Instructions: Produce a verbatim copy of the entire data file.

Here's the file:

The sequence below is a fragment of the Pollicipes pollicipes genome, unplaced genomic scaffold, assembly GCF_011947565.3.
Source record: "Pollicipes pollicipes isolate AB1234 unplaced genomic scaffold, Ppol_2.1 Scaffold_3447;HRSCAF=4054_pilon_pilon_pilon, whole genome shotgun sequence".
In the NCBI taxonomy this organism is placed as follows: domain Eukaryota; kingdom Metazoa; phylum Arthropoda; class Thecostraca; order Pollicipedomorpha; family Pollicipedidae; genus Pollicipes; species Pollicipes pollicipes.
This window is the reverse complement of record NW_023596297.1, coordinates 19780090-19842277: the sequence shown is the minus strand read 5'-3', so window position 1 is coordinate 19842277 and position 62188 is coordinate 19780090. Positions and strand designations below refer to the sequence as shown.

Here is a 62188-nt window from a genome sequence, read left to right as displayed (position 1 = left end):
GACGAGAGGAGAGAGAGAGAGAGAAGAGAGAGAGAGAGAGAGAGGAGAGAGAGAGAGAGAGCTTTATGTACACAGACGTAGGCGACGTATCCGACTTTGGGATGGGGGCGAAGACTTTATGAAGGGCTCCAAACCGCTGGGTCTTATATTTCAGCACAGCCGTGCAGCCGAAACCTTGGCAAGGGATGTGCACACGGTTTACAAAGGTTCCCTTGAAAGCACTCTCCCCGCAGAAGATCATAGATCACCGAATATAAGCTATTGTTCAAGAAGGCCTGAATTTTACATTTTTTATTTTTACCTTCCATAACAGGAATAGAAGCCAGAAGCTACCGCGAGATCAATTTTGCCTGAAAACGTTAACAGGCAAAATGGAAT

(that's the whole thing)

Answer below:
The sequence below is a fragment of the Pollicipes pollicipes genome, unplaced genomic scaffold, assembly GCF_011947565.3.
Source record: "Pollicipes pollicipes isolate AB1234 unplaced genomic scaffold, Ppol_2.1 Scaffold_3447;HRSCAF=4054_pilon_pilon_pilon, whole genome shotgun sequence".
In the NCBI taxonomy this organism is placed as follows: domain Eukaryota; kingdom Metazoa; phylum Arthropoda; class Thecostraca; order Pollicipedomorpha; family Pollicipedidae; genus Pollicipes; species Pollicipes pollicipes.
This window is the reverse complement of record NW_023596297.1, coordinates 19780090-19842277: the sequence shown is the minus strand read 5'-3', so window position 1 is coordinate 19842277 and position 62188 is coordinate 19780090. Positions and strand designations below refer to the sequence as shown.

Here is a 62188-nt window from a genome sequence, read left to right as displayed (position 1 = left end):
GACGAGAGGAGAGAGAGAGAGAGAAGAGAGAGAGAGAGAGAGAGGAGAGAGAGAGAGAGAGCTTTATGTACACAGACGTAGGCGACGTATCCGACTTTGGGATGGGGGCGAAGACTTTATGAAGGGCTCCAAACCGCTGGGTCTTATATTTCAGCACAGCCGTGCAGCCGAAACCTTGGCAAGGGATGTGCACACGGTTTACAAAGGTTCCCTTGAAAGCACTCTCCCCGCAGAAGATCATAGATCACCGAATATAAGCTATTGTTCAAGAAGGCCTGAATTTTACATTTTTTATTTTTACCTTCCATAACAGGAATAGAAGCCAGAAGCTACCGCGAGATCAATTTTGCCTGAAAACGTTAACAGGCAAAATGGAAT